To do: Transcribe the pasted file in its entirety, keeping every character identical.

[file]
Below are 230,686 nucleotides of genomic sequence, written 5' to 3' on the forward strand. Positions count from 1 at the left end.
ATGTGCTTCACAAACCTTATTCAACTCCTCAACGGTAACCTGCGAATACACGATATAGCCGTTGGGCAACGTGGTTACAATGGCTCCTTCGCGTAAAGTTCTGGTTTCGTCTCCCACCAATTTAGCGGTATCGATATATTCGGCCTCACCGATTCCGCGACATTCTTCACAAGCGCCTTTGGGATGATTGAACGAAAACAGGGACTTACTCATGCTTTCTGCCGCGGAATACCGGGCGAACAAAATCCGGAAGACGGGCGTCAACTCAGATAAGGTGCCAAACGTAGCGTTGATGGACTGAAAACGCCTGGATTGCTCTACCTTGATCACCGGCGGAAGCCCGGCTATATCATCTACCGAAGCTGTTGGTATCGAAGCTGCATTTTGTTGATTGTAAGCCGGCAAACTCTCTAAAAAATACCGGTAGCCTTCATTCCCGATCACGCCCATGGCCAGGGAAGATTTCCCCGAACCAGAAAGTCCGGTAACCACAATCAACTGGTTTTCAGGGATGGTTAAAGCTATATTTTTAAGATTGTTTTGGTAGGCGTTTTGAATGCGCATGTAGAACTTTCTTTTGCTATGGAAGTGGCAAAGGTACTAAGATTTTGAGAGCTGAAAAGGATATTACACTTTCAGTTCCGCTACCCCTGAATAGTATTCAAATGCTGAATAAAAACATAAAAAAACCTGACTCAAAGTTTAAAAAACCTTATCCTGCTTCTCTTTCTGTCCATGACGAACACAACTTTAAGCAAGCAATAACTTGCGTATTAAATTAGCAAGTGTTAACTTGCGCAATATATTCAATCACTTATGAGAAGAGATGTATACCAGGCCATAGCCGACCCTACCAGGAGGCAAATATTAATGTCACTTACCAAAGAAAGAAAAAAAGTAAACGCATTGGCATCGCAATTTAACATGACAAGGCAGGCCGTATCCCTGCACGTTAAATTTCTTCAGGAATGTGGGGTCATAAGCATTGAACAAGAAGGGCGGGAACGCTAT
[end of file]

Below are 230,686 nucleotides of genomic sequence, written 5' to 3' on the forward strand. Positions count from 1 at the left end.
ATGTGCTTCACAAACCTTATTCAACTCCTCAACGGTAACCTGCGAATACACGATATAGCCGTTGGGCAACGTGGTTACAATGGCTCCTTCGCGTAAAGTTCTGGTTTCGTCTCCCACCAATTTAGCGGTATCGATATATTCGGCCTCACCGATTCCGCGACATTCTTCACAAGCGCCTTTGGGATGATTGAACGAAAACAGGGACTTACTCATGCTTTCTGCCGCGGAATACCGGGCGAACAAAATCCGGAAGACGGGCGTCAACTCAGATAAGGTGCCAAACGTAGCGTTGATGGACTGAAAACGCCTGGATTGCTCTACCTTGATCACCGGCGGAAGCCCGGCTATATCATCTACCGAAGCTGTTGGTATCGAAGCTGCATTTTGTTGATTGTAAGCCGGCAAACTCTCTAAAAAATACCGGTAGCCTTCATTCCCGATCACGCCCATGGCCAGGGAAGATTTCCCCGAACCAGAAAGTCCGGTAACCACAATCAACTGGTTTTCAGGGATGGTTAAAGCTATATTTTTAAGATTGTTTTGGTAGGCGTTTTGAATGCGCATGTAGAACTTTCTTTTGCTATGGAAGTGGCAAAGGTACTAAGATTTTGAGAGCTGAAAAGGATATTACACTTTCAGTTCCGCTACCCCTGAATAGTATTCAAATGCTGAATAAAAACATAAAAAAACCTGACTCAAAGTTTAAAAAACCTTATCCTGCTTCTCTTTCTGTCCATGACGAACACAACTTTAAGCAAGCAATAACTTGCGTATTAAATTAGCAAGTGTTAACTTGCGCAATATATTCAATCACTTATGAGAAGAGATGTATACCAGGCCATAGCCGACCCTACCAGGAGGCAAATATTAATGTCACTTACCAAAGAAAGAAAAAAAGTAAACGCATTGGCATCGCAATTTAACATGACAAGGCAGGCCGTATCCCTGCACGTTAAATTTCTTCAGGAATGTGGGGTCATAAGCATTGAACAAGAAGGGCGGGAACGCTAT